For many years, the advanced use of data for business advantage has been the province of the enterprise market. The mid-market has simply lacked the resources, capacity, and understanding of the technology to access such high-end technical innovation.
That is changing now, and the mid-market is starting to realise the value of these data applications and embrace it in kind. A recent nbn™ commissioned IDG Pulse survey found that more than 20 per cent of survey respondents were looking to invest either in AI or data and analytics solutions. Why is this technology of such interest? As noted by the Organisation for Economic Cooperation and Development (OECD): “SMEs [Small and Medium Enterprises] can execute predictive analytics to lower their exposure to risks, automate business forecasts with real-time data, or increase efficiency in asset management. Enhanced prediction capability also allows for greater market segmentation and opens new opportunities for SMEs to innovate.”
Real-time data can be leveraged by mid-market businesses, with the resources they have access to right now, to improve customer service by gaining better insights and predicting customer behaviour. For instance, it can be used to assist in finding the best candidates to hire, or automate repetitive tasks so that human employees can re-focus their energies on higher-value projects. AI “employee” applications are giving SMEs new options for customer support to handle the highly repeatable enquiries, and thus improve the customer experience.
Other SMEs can use “streaming data” for real-time feedback and insights. For example, real-time data analysis is increasingly used in security applications to catch threats before humans are even aware of them, strengthening the SME against cyber-attack. Retail and other physical spaces can monitor the movement and behaviour of their customers in real time, with research into micro-moments suggesting that businesses that can respond to their customer’s immediate needs and interests can boost the value of that customer.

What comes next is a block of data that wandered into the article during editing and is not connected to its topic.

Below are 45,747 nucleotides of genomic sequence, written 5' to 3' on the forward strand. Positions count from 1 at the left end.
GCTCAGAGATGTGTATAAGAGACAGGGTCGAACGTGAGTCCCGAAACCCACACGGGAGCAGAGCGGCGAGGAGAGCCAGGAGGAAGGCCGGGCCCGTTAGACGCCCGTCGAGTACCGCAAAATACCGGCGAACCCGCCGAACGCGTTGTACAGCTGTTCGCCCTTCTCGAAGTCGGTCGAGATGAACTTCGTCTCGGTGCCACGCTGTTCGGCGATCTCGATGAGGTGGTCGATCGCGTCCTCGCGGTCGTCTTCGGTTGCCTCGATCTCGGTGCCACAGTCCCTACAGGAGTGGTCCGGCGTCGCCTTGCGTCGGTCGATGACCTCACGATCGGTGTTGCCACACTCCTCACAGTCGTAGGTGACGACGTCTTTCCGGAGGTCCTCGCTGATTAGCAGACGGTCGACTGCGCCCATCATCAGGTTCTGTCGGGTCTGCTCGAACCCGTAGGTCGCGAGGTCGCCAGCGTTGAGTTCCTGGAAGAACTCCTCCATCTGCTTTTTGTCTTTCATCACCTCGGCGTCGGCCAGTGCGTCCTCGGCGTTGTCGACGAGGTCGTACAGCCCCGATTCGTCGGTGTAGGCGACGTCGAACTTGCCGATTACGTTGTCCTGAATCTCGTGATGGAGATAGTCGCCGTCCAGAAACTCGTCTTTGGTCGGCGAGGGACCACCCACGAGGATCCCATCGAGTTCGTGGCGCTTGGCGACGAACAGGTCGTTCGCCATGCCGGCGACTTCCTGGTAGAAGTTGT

Finally, real-time monitoring has applications in customer interaction, too. With businesses needing to be online and on social media, being able to monitor how customers are interacting with their brand in real-time is incredibly useful in being able to identify and respond to problems before they can go viral.
There are also plenty of vertical-focused applications that are enhanced by real-time data analysis. Warehouses and online retailers can drive maximum efficiency into the supply chain when inventory levels can be monitored in real time. Any organisation that handles financial transactions can detect fraud instantly when the data loop is instantaneous. A company managing a space (for example, a car park or people gathering area), can use the real-time monitoring of the space to help keep crowds moving, or share accurate information on space availability for vehicles.
In totality, data and AI is a competitive advantage. As noted by McKinsey, “Leaders who embed AI and analytics enterprise-wide will be in a stronger position to tap deeper into the value waiting to be unlocked. They’ll also be ahead of others in addressing the near-term challenges that the pandemic has raised.”
One of the biggest challenges to AI adoption for mid-market enterprises has been network infrastructure. As noted in the OECD report, “since both software-as-a-service (SaaS) and Machine Learning-as-a-Service (MLaaS) are cloud-based [platforms on which data applications and AI run], SMEs need an access to a minimum speed and quality internet connection.”